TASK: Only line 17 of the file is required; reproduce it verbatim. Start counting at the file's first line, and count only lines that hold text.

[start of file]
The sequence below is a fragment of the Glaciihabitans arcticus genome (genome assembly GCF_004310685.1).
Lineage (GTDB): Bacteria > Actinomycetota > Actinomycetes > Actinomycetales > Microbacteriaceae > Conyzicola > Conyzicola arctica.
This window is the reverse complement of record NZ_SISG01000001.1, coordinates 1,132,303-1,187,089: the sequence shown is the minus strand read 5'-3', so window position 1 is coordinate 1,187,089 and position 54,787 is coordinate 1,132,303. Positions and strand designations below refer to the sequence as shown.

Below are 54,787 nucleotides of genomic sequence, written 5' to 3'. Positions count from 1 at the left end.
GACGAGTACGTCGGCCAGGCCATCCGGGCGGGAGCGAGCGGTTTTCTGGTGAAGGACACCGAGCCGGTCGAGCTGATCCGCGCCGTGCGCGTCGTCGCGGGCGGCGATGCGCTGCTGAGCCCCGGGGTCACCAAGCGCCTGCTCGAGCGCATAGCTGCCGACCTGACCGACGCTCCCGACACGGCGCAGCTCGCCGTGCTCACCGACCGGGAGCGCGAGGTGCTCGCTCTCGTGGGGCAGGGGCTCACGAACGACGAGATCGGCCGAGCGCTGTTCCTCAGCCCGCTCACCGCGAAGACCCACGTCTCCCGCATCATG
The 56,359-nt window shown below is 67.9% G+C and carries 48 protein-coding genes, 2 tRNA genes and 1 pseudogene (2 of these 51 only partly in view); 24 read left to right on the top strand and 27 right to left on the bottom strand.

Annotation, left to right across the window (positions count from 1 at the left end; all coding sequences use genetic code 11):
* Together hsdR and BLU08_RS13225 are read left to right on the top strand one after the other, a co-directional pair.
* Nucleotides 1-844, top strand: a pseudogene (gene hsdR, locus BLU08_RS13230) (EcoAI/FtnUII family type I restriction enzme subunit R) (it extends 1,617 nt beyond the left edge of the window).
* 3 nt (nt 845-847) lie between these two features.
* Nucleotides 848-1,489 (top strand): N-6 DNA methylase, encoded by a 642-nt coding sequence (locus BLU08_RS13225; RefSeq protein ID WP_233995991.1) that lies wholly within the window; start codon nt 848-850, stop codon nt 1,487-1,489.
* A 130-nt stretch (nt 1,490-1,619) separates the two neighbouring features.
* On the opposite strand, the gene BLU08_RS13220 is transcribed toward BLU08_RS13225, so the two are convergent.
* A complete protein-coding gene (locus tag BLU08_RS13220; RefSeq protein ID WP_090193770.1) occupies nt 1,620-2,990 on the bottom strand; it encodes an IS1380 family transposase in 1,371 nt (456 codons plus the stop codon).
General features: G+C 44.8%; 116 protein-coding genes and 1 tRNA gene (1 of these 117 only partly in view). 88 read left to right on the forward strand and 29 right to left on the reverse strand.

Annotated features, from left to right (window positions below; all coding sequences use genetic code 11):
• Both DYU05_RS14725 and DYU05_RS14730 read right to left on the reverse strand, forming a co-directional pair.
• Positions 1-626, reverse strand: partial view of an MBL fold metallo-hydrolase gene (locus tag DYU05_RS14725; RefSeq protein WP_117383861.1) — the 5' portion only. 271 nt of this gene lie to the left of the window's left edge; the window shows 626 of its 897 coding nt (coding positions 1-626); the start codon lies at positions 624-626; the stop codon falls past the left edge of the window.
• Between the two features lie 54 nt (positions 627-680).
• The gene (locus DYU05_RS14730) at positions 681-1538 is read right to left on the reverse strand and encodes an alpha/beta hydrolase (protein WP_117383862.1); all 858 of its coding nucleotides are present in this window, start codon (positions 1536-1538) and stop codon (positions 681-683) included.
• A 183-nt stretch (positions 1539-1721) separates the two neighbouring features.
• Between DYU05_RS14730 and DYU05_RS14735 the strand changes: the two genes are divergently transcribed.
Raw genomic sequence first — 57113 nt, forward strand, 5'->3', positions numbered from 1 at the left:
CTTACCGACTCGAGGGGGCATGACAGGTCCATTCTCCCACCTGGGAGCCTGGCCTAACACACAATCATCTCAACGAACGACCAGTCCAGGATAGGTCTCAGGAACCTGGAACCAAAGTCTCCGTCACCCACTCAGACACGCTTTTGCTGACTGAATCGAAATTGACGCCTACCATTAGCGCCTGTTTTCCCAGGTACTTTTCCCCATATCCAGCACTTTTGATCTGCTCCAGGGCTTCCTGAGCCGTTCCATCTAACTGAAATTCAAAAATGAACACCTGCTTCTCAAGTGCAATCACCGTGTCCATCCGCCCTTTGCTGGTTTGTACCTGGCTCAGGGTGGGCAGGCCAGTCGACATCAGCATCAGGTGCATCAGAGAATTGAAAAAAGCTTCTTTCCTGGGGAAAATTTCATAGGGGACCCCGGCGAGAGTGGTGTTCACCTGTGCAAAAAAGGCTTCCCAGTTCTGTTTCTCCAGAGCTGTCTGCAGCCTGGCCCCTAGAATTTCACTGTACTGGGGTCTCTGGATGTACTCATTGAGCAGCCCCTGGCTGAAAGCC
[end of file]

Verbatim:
• Both DYU05_RS14725 and DYU05_RS14730 read right to left on the reverse strand, forming a co-directional pair.